Space Robotics Research for Orbital and Planetary Missions
In this talk, past and recent activities on space robotics, conducted by Prof. Kazuya Yoshida in Tohoku University, Japan and his colleagues, are introduced. His research activities cover dynamics and control of space robotic systems ranging from orbital free-flying robots to planetary exploration rovers. The activities are extended to the development of university-based micro satellites and also the terrestrial applications of space technology, such as robotic remote exploration for search and rescue missions. His technical contribution is evidenced by many space flight and robotic missions, such as ETS-VII (orbital experiments of a free-flying space robot), HAYABUSA (an asteroid sample return probe), RISING/RISING-2 (50 kg microsatellites for science mission) and QUINCE (a mobile robot to aid in the Fukushima power plant incident.) The talk will highlight the reaction-less/impact-less control for free-flying space robots, and the wheel slippage control and sensing/mapping/localization techniques for lunar/planetary robots.
Professor Kazuya Yoshida received B. E., M. S. and Dr. Eng, degrees in Mechanical Engineering Science from Tokyo Institute of Technology, Japan, in 1984, 1986, and 1990, respectively. He served as Research Associate of Tokyo Institute of Technology from 1986 to 1994, and Visiting Scientist of Massachusetts Institute of Technology, U.S.A. in 1994. From 1995 to 2003, he was appointed as Associate Professor and since 2003 he is Full Professor in Department of Aerospace Engineering, Tohoku University, Japan. He also serves as Director of Center of Robotics for Extreme and Uncertain Environments in Tohoku University since 2011.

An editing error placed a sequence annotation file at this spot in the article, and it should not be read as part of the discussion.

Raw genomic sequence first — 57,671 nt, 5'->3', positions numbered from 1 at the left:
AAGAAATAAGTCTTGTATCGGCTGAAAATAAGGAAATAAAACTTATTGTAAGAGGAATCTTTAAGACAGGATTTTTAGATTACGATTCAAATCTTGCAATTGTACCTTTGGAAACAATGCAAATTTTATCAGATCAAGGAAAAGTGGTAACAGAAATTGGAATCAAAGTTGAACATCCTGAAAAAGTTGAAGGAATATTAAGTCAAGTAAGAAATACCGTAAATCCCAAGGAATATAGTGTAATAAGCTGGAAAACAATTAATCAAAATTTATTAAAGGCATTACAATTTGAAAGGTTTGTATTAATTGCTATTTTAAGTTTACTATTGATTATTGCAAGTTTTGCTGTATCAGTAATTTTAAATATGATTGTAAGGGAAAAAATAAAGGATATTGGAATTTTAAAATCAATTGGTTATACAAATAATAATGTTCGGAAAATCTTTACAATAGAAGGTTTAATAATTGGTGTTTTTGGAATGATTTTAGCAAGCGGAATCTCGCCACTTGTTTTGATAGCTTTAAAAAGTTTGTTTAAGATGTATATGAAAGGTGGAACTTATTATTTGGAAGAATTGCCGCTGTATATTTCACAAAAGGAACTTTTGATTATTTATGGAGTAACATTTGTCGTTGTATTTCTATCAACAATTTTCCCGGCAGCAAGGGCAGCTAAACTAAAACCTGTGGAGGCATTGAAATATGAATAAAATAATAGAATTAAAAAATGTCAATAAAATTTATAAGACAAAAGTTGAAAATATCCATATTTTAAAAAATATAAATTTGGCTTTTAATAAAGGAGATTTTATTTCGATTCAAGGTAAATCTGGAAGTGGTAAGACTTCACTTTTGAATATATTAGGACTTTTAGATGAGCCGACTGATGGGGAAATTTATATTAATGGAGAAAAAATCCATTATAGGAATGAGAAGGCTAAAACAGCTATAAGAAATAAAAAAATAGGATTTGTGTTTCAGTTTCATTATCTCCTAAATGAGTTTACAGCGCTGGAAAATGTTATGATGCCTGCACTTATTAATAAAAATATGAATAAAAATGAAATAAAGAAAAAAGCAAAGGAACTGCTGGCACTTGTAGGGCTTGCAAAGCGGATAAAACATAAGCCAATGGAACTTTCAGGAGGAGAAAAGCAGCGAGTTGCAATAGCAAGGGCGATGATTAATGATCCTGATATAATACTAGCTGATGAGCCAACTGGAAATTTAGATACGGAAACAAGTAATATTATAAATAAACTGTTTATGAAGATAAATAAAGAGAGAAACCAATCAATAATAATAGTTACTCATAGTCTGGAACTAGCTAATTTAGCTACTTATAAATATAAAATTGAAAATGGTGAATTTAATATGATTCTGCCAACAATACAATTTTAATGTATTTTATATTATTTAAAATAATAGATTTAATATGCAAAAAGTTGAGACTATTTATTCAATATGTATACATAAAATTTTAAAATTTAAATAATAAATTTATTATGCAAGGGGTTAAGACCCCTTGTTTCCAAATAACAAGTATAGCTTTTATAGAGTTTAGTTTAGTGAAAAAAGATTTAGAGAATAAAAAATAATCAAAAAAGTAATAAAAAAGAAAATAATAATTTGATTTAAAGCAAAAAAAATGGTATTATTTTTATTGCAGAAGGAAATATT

In addition, he has been contributing to space robotics education for international students at International Space University in Strasbourg, France (for Master of Space Studies) and various locations in the world (for Summer Study Programs).
Member of IEEE since 1990, and a committee co-chair of the Robotics and Automation Society (RAS) Technical Committee (TC) on Space Robotics, since 2007.
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